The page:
• “Housing price busts were associated with tighter monetary policy than equity price busts, reflecting the fact that most housing price busts occurred during either the late 1970s or the late 1980s, when reducing inflation was an important policy objective. The disinflation increased the real burden of debt, which exposed inflation-related overinvestment and associated financial frailty.”

Former Fed Chairman Paul Volcker once said: “Sometimes I think that the job of central bankers is to prove Kurt Richebächer wrong.” A regular contributor to The Wall Street Journal, Strategic Investment and several other respected financial publications, Dr. Richebächer’s insightful analysis stems from the Austrian School of economics.

Equities – Sell in May and Go Away

Chart of the Day - Sell in May and Go awayDow - Average Monthly Gain

Bits and Pieces

  • In 1991, Michael O’Higgins looked at data from 1925 through 1989 and observed that 85% of the capital gains, excluding dividends, was earned in the Dow during the October 31st through April 30th time frame.
  • 19 of the major world markets over the last 30 years which encompass 97% of the total market capitalization of world equity markets were studied. The result? The effect is pronounced. In every one of the 19 major markets studied, the greater part of returns for the year were concentrated in the November-April period. The findings were not insignificant. The unweighted average for the 19 markets was 10.5% during the November – April time frame, and just 1.4% for the May-October time frame.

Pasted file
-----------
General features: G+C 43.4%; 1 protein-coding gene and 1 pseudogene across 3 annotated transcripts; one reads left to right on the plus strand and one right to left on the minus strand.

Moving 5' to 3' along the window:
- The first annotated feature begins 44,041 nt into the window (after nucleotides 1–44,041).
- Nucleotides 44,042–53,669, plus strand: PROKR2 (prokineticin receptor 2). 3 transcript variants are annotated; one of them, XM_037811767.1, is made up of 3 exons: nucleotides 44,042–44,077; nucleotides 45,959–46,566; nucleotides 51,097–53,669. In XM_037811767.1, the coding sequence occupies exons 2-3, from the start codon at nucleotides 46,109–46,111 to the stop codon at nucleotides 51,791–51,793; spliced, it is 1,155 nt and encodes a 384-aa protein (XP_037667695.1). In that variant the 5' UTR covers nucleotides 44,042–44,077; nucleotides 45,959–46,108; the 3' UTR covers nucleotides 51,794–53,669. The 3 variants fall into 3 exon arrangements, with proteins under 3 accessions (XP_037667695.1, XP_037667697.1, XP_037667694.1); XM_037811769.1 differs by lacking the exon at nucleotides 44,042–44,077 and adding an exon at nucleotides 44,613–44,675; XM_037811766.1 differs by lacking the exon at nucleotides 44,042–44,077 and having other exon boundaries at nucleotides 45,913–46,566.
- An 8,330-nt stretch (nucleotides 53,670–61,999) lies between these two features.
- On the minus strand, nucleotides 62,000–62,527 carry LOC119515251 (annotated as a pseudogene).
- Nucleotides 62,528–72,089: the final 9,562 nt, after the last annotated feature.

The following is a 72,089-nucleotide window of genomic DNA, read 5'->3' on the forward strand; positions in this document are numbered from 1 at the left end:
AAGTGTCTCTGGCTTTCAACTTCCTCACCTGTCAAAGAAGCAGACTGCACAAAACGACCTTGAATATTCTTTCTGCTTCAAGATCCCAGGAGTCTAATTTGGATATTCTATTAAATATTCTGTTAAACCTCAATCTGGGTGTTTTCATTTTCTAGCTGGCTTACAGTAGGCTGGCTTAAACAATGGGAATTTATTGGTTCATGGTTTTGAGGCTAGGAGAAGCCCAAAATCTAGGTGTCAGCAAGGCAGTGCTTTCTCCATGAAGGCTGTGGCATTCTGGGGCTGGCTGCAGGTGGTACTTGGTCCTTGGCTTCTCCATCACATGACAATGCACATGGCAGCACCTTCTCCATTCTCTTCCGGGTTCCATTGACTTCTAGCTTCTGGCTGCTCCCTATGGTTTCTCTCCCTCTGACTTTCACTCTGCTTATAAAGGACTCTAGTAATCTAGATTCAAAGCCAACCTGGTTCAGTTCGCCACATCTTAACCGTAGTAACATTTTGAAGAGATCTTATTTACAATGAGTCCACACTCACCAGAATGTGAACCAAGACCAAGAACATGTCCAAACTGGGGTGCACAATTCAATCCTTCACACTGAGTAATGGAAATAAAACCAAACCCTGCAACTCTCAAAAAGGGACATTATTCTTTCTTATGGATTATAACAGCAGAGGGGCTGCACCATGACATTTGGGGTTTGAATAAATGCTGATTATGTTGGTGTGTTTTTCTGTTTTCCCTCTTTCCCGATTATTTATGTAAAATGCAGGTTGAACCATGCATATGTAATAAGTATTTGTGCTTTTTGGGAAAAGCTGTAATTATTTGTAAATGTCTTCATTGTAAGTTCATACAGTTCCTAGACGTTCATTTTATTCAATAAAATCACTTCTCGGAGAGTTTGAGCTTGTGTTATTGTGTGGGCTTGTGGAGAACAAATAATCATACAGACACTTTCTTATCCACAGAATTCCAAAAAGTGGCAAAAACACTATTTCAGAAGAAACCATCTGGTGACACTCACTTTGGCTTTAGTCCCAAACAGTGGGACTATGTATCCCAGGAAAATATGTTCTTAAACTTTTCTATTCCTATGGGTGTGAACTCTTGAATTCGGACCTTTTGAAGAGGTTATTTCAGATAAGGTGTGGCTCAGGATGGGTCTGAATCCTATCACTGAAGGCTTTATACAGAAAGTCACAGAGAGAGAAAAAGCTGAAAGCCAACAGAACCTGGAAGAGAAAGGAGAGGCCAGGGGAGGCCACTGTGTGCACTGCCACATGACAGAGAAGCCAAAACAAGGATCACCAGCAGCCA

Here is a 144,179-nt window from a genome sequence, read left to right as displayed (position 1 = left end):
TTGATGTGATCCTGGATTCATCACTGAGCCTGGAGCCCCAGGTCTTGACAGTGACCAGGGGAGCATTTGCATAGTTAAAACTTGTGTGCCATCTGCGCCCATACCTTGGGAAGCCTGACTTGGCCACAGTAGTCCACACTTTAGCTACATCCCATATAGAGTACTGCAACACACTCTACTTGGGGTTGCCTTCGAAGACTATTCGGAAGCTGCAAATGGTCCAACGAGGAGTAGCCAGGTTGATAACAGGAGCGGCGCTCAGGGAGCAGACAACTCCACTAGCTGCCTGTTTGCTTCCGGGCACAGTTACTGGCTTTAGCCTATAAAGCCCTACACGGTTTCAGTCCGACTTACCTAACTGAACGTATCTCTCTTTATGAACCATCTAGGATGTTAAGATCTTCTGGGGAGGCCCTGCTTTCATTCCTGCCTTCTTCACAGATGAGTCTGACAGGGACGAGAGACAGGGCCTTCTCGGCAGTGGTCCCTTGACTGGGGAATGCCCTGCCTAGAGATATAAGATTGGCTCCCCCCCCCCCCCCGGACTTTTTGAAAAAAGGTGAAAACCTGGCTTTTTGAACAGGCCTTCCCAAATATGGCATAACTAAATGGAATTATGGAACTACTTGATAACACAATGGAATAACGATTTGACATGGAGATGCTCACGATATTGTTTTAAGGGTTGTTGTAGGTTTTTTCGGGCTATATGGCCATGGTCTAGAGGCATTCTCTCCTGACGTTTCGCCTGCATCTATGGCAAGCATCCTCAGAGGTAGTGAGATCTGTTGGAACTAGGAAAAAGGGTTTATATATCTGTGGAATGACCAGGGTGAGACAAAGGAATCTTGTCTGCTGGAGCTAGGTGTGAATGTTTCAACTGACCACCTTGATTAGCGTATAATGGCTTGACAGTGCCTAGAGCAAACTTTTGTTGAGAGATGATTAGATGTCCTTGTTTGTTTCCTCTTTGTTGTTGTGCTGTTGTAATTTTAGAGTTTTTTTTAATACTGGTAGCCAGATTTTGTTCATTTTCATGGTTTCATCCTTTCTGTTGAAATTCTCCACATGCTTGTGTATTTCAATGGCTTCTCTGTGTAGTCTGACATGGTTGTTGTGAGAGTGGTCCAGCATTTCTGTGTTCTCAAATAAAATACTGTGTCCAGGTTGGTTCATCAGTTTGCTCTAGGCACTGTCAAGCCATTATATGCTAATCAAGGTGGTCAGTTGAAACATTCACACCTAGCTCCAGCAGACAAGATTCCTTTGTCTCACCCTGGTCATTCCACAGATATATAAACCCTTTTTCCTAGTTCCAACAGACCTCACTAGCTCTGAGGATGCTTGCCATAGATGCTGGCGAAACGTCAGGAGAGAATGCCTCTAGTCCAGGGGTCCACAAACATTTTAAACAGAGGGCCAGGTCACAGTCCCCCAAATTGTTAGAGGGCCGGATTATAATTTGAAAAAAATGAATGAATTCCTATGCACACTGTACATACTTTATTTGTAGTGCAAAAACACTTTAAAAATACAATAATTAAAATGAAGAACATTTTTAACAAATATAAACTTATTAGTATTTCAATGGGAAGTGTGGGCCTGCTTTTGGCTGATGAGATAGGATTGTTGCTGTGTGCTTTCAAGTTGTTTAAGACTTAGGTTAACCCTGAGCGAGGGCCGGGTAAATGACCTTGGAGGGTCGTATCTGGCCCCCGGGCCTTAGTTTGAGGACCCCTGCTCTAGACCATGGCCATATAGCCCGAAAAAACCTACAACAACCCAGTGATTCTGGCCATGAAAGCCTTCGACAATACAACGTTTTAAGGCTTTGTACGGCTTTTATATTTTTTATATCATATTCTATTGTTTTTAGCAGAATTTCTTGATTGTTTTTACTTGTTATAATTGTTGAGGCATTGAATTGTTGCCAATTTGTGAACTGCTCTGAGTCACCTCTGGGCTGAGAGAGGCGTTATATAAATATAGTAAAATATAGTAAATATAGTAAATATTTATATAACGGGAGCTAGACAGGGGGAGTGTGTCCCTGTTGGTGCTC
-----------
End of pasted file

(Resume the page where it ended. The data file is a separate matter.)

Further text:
• It is interesting to note how the 1980-present average gain for September has remained negative despite the fact that most of this period included a strong bull market.

London Telegraph excerpt:

Nobody can be quite sure why markets so frequently drop in late spring/early summer, or when the “sell in May” strategy originated. The first recorded written reference occurs in the Financial Times in 1964. But that is no guarantee that it had not been in wide circulation for some time.

Douglas Eaton, who at 88 is thought to be what the old Stock Exchange would call the Father of the House, is still working as a broker at Walker, Cripps, Weddle & Beck. He says he remembers old brokers using the adage when he first worked on the floor of the exchange as a Blue Button, or messenger, in 1934. “It was always sell in May,” he says. “I think it came about because that is when so many of those who originate the business in the market start to take their holidays, go to Lord’s, and all that sort of thing.”

What is surprising is that not only is “sell in May” a successful strategy, it is one which is shared across the world. On Wall Street, there is: “Sell in May and buy again on Labor Day” (the first Monday in September, after which the holiday season ends and Ivy League types are supposed to put away their white shoes for the winter).